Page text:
Phone It In
Don't use a smartphone like a BlackBerry or an iPhone? Now that you have a few minutes to think, consider switching from a traditional (and dumb) cell phone. Not only are several mobile firms now offering flat-rate, all-you-can-eat rates for calling, texting, and email, handset prices are at all-time lows. The obvious exception: the iPhone. Apple and AT&T continue to keep prices artificially high while fending off claims from Consumer Reports about spotty call quality and coverage.

Status Seeking
If you've missed your preferred 2010 elite-status level in the frequent-flyer program of your chosen airline, you have two choices. You can do a last-minute "mileage run" by December 31. That entails more flying and another trip to the airport. Of you can call your airline's frequent-flyer program desk and ask what considerations they'll make or what options they offer to allow you to maintain your existing status. I recommend the latter option. Anything the airline asks is probably less painful than schlepping out to the airport for a last-minute trip to nowhere that you really don't want to take. Besides, haven't you flown enough this year already?

The Fine Print…
One final tip: Use the downtime during this holiday season to reexamine your dressing and packing strategies. Pack smarted. Carry less. If you slim down your traveling entourage, you'll have a less stressful 2010.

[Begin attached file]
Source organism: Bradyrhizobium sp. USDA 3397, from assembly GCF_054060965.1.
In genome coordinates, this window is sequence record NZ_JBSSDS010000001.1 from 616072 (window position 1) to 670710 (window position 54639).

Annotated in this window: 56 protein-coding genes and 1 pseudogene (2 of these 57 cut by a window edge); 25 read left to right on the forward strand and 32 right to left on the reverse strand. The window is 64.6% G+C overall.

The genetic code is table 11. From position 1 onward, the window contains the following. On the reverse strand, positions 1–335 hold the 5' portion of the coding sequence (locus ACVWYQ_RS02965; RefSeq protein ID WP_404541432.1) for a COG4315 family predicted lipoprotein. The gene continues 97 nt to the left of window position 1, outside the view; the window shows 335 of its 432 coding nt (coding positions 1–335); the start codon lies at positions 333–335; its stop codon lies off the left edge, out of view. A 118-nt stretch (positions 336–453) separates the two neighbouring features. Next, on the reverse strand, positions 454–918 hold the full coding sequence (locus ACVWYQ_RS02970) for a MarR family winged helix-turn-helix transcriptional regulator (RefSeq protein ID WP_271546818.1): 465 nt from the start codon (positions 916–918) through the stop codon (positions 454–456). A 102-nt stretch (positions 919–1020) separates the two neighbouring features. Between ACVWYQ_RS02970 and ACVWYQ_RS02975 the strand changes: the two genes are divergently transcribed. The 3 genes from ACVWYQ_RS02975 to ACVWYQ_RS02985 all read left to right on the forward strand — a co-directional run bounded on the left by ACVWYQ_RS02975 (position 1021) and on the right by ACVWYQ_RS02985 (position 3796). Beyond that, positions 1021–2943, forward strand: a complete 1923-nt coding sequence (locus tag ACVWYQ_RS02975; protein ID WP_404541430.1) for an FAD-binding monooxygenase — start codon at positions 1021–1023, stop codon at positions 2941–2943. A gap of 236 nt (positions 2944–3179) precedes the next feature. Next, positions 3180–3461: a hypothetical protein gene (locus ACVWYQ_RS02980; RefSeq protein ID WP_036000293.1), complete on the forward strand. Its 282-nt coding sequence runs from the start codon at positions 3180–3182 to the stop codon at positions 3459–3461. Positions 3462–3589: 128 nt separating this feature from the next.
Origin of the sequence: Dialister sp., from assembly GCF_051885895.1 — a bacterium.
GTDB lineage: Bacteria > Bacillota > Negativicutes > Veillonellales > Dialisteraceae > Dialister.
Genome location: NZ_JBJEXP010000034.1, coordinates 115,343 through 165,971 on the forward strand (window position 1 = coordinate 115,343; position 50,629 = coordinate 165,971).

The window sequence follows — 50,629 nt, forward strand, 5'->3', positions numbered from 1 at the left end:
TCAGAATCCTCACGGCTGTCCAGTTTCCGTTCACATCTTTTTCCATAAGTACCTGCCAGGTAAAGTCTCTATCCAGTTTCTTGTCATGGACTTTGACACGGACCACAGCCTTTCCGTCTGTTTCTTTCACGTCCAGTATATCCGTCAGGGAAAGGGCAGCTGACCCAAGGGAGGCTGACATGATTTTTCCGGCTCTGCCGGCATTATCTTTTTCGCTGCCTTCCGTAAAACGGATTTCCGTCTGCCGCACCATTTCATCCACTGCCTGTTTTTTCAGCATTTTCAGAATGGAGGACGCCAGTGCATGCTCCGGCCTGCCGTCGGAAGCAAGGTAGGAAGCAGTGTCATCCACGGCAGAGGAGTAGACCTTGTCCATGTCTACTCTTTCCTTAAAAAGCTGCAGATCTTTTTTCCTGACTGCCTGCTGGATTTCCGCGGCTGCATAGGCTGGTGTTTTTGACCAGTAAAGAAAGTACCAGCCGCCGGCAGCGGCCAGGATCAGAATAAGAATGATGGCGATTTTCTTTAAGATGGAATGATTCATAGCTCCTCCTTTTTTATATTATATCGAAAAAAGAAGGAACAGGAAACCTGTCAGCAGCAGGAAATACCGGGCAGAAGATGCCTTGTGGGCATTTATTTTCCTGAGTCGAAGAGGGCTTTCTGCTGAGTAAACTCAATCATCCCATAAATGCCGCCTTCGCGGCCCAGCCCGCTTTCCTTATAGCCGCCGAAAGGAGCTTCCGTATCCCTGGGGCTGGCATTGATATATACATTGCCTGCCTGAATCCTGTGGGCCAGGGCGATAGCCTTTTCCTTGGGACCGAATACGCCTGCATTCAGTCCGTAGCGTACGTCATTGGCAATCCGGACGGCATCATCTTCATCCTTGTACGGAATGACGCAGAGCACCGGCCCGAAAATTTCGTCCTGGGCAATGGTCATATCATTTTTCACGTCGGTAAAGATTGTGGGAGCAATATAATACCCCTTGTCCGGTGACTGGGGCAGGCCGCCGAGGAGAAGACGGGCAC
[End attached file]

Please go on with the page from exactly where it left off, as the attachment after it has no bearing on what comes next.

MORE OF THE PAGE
ABOUT JOE BRANCATELLI Joe Brancatelli is a publication consultant, which means that he helps media companies start, fix and reposition newspapers, magazines and Web sites. He's also the former executive editor of Frequent Flyer and has been a consultant to or columnist for more business-travel and leisure-travel publishing operations than he can remember. He started his career as a business journalist and created JoeSentMe in the dark days after 9/11 while he was stranded in a hotel room in San Francisco. He lives on the Hudson River in the tourist town of Cold Spring.

THE FINE PRINT This column is Copyright © 2009 Condé Nast Inc. All rights reserved. Reprinted with permission. JoeSentMe.com is Copyright © 2009 by Joe Brancatelli. All rights reserved.